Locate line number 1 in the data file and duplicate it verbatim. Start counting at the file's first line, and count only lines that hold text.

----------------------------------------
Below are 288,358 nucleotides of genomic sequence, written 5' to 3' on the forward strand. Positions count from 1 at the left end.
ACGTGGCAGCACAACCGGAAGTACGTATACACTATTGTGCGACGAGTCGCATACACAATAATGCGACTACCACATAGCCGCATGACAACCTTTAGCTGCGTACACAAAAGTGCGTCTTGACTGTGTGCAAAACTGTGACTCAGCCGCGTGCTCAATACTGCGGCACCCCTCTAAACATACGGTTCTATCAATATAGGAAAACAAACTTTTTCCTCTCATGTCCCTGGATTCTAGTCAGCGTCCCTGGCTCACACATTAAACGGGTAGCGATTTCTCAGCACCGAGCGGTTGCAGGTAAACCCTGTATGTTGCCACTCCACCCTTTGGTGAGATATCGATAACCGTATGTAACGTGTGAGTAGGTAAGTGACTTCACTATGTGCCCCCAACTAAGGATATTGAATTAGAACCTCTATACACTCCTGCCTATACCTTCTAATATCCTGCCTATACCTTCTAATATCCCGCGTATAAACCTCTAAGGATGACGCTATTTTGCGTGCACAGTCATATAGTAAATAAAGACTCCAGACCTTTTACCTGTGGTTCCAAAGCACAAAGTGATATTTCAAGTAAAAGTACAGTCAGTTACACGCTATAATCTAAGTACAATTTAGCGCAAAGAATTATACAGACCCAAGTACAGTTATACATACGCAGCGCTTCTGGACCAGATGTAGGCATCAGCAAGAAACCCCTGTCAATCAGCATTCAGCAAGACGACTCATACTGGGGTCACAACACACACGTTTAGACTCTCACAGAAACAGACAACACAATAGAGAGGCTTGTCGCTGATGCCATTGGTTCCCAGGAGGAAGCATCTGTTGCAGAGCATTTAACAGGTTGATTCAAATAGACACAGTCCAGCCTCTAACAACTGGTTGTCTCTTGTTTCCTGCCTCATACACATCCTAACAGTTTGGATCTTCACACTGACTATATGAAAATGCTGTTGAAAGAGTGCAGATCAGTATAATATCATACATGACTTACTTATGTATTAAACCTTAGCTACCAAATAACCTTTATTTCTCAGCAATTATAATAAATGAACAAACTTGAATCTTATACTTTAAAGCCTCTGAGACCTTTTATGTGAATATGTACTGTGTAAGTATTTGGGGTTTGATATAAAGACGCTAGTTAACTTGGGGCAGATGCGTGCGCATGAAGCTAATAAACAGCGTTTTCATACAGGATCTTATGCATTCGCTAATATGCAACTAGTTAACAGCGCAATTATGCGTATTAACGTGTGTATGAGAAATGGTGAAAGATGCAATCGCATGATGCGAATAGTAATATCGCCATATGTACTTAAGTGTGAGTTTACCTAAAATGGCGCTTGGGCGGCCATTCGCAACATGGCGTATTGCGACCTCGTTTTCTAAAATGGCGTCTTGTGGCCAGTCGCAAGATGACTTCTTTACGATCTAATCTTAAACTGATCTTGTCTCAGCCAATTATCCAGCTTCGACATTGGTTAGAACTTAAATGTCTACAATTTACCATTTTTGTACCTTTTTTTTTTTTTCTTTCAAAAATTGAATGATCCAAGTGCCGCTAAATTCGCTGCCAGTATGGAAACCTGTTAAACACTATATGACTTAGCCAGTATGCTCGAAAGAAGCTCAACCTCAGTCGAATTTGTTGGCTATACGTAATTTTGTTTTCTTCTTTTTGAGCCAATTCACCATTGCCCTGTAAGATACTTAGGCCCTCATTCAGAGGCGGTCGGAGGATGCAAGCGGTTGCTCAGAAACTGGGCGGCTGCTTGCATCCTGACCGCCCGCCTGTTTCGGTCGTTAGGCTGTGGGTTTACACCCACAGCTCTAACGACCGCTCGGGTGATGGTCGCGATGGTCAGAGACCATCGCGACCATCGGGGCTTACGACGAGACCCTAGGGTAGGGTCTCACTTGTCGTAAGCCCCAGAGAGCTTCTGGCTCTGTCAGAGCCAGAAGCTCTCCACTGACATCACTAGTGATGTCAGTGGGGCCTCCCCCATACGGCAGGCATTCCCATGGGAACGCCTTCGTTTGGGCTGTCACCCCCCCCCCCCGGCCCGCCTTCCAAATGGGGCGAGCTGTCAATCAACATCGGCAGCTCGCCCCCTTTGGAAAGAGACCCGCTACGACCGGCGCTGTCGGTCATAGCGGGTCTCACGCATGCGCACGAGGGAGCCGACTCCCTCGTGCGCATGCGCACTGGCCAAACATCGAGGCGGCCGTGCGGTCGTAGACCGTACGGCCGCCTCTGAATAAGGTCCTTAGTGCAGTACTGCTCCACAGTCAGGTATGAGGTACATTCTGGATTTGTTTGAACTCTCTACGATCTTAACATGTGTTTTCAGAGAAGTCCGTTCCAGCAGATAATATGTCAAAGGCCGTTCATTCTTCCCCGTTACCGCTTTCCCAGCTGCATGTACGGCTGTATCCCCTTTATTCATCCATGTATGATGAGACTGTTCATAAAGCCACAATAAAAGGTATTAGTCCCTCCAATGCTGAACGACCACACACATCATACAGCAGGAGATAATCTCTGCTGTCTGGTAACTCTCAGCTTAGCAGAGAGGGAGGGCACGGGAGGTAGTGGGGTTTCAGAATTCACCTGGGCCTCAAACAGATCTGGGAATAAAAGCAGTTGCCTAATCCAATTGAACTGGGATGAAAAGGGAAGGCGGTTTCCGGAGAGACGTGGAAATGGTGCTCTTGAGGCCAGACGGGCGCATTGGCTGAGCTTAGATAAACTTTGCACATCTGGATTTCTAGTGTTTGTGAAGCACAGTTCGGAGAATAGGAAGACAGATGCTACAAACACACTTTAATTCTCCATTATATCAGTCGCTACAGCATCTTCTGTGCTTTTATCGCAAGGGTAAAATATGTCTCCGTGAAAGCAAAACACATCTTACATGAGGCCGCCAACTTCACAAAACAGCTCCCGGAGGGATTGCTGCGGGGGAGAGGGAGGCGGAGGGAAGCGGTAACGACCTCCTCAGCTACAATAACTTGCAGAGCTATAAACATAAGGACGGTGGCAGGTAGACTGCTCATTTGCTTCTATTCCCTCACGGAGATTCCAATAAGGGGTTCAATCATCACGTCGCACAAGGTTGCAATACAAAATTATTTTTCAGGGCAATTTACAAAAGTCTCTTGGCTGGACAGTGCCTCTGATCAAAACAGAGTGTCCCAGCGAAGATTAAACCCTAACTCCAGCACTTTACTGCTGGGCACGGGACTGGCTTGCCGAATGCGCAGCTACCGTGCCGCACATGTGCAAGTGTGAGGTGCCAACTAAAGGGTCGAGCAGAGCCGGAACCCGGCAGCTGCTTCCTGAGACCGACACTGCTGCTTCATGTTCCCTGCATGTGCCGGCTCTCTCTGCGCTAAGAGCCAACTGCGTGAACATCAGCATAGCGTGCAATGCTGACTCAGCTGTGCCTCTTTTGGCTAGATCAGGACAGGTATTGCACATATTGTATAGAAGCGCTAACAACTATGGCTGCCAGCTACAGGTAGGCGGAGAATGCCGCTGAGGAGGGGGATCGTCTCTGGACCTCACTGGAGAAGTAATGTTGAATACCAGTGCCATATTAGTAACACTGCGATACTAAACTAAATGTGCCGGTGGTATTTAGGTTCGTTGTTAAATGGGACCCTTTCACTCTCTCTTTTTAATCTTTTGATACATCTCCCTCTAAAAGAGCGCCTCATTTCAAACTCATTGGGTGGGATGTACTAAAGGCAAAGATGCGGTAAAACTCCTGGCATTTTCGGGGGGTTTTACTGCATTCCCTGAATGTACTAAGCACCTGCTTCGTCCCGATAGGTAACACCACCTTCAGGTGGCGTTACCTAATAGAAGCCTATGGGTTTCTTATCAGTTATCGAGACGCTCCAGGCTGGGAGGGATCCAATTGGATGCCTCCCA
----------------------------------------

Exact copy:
Below are 288,358 nucleotides of genomic sequence, written 5' to 3' on the forward strand. Positions count from 1 at the left end.